The first time I heard of someone dying in a PC bong (Internet Café) in Korea, I was shocked.
How could this happen?
I clicked the headline which informed me that after nearly 12 straight hours of gaming, a 19 year old university student died in a PC bong in Ulsan. After reading the details, I didn’t even think to look and see if anyone else had ever died in a PC bong from over-gaming. This seemed to be an exception. An exhausted university student collapsed from exhaustion.
Gaming alone didn’t kill him.
I decided to talk to my teens about it, who seemed to shrug at the occurrence.
Teaching English abroad I have found, usually the things that are most shocking to me are everyday occurrences for my students. See especially Comparing attitudes toward cheating in Korea and Russia.
Despite the reactions, or lack of reactions, from my students, I maintained my assumption.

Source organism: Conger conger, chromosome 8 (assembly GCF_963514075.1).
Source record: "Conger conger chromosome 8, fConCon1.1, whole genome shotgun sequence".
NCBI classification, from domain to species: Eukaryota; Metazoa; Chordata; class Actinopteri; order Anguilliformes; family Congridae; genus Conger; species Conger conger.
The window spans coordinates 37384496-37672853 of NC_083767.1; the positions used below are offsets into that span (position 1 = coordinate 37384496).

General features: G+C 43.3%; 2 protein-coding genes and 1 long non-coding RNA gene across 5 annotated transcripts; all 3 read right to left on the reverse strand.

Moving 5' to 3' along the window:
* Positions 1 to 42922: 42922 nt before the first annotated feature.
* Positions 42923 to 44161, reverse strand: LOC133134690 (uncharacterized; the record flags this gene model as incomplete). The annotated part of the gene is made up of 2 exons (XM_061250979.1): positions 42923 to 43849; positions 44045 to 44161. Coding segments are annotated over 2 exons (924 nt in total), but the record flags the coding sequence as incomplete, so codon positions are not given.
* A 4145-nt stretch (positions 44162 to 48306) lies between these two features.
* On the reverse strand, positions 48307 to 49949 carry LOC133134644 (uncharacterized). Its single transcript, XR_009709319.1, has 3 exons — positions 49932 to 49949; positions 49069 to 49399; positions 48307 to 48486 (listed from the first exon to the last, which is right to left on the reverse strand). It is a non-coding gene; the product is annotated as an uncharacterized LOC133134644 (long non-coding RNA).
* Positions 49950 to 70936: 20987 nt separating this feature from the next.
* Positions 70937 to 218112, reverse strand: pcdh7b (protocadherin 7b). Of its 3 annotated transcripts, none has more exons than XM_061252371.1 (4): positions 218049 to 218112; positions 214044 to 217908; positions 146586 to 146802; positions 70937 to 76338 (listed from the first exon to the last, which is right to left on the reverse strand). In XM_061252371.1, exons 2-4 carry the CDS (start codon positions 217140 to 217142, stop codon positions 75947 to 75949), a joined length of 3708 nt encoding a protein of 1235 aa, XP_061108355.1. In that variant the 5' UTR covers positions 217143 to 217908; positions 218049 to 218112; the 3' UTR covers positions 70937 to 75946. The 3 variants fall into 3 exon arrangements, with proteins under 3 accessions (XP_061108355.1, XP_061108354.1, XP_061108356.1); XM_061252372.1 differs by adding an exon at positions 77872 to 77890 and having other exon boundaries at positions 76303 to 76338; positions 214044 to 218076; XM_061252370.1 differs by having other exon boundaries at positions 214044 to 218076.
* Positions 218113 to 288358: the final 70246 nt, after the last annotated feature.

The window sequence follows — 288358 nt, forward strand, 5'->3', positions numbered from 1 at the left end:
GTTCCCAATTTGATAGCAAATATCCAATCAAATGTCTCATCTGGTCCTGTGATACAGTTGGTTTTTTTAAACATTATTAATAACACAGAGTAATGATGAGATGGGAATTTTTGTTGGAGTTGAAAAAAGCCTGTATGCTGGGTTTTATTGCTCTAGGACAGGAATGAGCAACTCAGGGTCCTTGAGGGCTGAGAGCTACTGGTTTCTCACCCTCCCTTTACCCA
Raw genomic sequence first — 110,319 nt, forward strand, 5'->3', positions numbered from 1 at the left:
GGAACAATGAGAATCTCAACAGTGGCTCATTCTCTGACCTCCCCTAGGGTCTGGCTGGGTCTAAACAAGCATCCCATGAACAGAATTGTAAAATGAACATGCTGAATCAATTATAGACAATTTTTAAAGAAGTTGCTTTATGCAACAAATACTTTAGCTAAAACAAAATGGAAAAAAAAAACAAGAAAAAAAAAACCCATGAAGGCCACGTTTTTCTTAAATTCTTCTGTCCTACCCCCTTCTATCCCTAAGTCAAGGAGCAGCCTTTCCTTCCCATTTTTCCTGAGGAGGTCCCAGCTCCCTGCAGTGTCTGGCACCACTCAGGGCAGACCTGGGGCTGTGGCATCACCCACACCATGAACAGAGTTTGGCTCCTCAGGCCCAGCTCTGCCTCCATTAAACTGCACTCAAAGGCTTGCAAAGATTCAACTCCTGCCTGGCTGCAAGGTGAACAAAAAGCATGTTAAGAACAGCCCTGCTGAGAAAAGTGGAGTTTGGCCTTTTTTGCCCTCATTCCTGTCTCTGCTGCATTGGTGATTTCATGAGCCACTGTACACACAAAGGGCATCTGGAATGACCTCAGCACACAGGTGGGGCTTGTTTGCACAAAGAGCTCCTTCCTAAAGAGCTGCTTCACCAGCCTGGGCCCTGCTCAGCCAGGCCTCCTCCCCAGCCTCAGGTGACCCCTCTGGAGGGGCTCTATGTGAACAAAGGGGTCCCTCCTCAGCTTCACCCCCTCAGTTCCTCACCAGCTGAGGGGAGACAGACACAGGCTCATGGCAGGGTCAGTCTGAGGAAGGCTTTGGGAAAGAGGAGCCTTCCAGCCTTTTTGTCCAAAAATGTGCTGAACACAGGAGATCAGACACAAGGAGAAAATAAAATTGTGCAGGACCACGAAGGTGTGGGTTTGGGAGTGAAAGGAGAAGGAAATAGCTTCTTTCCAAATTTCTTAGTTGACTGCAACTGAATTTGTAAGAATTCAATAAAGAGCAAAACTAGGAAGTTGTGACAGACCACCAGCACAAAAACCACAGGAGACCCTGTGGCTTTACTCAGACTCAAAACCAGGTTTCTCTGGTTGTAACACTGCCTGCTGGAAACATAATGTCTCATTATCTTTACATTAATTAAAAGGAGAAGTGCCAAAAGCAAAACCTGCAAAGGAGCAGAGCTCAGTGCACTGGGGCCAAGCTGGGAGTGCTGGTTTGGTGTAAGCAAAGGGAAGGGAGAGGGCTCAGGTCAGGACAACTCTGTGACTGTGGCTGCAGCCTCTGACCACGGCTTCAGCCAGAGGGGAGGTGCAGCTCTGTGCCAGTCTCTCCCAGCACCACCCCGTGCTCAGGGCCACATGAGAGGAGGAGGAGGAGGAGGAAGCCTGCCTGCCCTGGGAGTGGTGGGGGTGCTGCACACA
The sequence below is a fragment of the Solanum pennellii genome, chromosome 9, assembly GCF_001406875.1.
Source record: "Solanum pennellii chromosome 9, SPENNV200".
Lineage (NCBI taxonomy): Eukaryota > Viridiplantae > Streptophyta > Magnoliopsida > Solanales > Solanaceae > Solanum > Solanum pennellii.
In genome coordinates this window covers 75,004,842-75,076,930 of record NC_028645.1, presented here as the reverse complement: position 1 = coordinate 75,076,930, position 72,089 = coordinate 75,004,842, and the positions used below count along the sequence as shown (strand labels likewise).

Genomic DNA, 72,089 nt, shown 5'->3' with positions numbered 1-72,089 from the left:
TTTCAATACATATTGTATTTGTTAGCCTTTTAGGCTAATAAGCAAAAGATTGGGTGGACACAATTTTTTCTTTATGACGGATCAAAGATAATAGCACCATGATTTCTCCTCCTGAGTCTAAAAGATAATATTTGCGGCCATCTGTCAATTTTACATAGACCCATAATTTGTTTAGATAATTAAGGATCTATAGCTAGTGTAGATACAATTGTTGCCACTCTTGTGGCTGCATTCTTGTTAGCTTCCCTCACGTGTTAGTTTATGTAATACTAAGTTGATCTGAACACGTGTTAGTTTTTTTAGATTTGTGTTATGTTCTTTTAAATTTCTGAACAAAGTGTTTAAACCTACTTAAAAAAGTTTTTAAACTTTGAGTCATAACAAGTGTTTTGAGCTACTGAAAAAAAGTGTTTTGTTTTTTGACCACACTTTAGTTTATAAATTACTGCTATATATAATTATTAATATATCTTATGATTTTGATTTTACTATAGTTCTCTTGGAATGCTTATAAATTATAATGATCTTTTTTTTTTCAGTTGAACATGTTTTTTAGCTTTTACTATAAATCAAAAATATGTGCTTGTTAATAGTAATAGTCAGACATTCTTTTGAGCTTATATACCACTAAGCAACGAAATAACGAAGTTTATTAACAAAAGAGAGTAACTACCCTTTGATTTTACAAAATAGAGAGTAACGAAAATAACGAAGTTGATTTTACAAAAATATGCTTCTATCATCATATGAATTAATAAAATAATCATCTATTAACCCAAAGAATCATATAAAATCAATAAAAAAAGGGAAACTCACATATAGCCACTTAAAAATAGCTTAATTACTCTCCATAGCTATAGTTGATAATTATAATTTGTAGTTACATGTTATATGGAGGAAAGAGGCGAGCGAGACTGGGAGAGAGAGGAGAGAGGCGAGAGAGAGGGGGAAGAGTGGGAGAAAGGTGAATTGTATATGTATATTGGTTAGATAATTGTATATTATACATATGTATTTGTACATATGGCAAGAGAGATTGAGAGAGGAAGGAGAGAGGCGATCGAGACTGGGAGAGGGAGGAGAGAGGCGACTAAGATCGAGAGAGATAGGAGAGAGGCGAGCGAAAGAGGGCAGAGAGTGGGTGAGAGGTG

Death from online gaming can’t occur that often.
This was back in December.
I later found out that my students didn’t react much to the news because computer addiction is something they are much too familiar with.
Today BBC news reminded me of what I had written off as a freak occurrence. Opening their homepage, I read “Chinese online gamer dies after three-day session.” After clicking the link and looking at the headlines for related articles, including “South Korean children face gaming curfew.” I realized this is a huge problem.
The problem is not isolated to Korea.
It is by no means a recent development.
AND it happens relatively often.
In fact, it happens so often that BBC only covers the most extreme cases. A google search of “Korean gamer dies” did not immediately pull up the case I had read about in December.
In a culture where perfection and overwork is highly valued at academies, in schools, and at work, I guess it shouldn’t come as a surprise that the same is true for gaming.